Ephraim Moravian Church-The Southern Steeple

Ephraim Moravian Church 2013 by Tad Dukehart
Ephraim Moravian Church on Christmas Eve, 2013. Photo by T. Dukehart

The Early History of Ephraim Moravian Church
Excerpt from Early Days of Ephraim by Bishop Clement Hoyler

From earliest times the religious impress of the community was very pronounced. The very ground on which the village now stands was dedicated in pray to a religious purpose, when the founder of the colony quietly stepped aside among the small evergreens and kneeled down upon the white snow.  He returned to his companions and told them that he had a strong assurance that their congregation would find a home in that quiet spot where they would be able to worship God with perfect freedom. As it turned out, it was near the very site on which the church was subsequently built and which became the center of the village.

On Eagle Island [Horseshoe Island] the first services were held, the first Sunday school of Door County was conducted, the first church work was undertaken. When, in the fall of 1853, the people took up their abode in their permanent dwellings on shore, the religious life of the community was transferred to the mainland. The Iverson House – larger than the rest and still standing in an excellent state of preservation – became the meeting place of the little congregation. Five gatherings were held each week. Stirring events took place in that historic building. If the wall could speak, they might tell and interesting story.

But from the beginning the settlers planned on erecting a separate house of worship. Plans were prepared for a building 40 x 24, 16 feet high, with a steeple. Quite a debate took place as to where the church should be built. Most of the people preferred the hill, but two were so strenuously opposed to this location, preferred the lower ground called The Commons near the beach, that for the sake of people the others acquiesced.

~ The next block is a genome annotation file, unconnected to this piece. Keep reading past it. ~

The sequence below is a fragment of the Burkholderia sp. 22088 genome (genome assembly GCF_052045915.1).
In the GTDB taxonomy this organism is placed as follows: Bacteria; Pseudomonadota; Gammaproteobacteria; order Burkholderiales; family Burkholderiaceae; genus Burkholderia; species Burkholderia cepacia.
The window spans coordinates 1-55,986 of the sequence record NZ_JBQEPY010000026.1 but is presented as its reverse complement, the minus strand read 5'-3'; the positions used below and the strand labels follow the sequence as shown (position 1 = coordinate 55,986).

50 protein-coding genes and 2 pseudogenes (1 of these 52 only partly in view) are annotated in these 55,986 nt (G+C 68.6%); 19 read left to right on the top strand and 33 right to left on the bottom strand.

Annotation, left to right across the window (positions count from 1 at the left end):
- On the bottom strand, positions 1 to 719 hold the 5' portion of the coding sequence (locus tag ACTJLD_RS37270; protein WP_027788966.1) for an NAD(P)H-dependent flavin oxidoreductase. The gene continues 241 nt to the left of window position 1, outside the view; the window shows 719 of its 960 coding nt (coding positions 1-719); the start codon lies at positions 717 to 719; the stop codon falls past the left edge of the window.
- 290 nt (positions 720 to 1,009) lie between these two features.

Early in the fall of 1857 the stone foundation was finished. Before winter set in, the building was under roof. By this time all the funds were exhausted and as there had been a crop failure in the fall of 1857, work came to a standstill and nothing was done throughout 1858. But in 1859 a new start was made.

By the fall of the year work had progressed to such an extent that on the 18th of November the spire on the steeple with an arrow could be put up by Mr. Smith. Iverson built the pulpit, with two pillars for lamps, and assisted with the pews.

Another gift arrived at this time from Bethlehem [Pennsylvania] and was used for lamps, a stove and other equipment. Even a steel bell had been ordered and arrived before the close of navigation.

At last the day of dedication arrived Sunday, December 18, 1859. A graphic account is given in the Iverson Journal. Our chronicler sums up the impressive service with the ecstatic phrase: It was sublime!

The ringing of the church bell for the first time appeared to have created a deep impression and not a few of the hardy pioneers were moved to tears. Memories of the other days were brought back. Gabriel Wathne became the official bell-ringer. He was a man of giant stature. What he did, he did with vigor and vim. Under his mightily strong the first bell lasted only a week.

The new church became the center of an intensive religious work. Many revivals occurred, including one that especially gripped the children. A fine type of earnest and unaffected religious life was developed. This accounts for the fact that Ephraim never had a saloon or public dance hall.

On the 6th of July 1864, the Rev. Mr. Iverson bade a last sad farewell to Ephraim, in order to take up his work in a new field in Illinois. As he stepped out of his house for the last time and closed the door, he cried out with breaking heart: Farewell dear home! Farewell dear Ephraim!

Please visit the Ephraim Moravian Church website for more information about their mission, services, and religious history.

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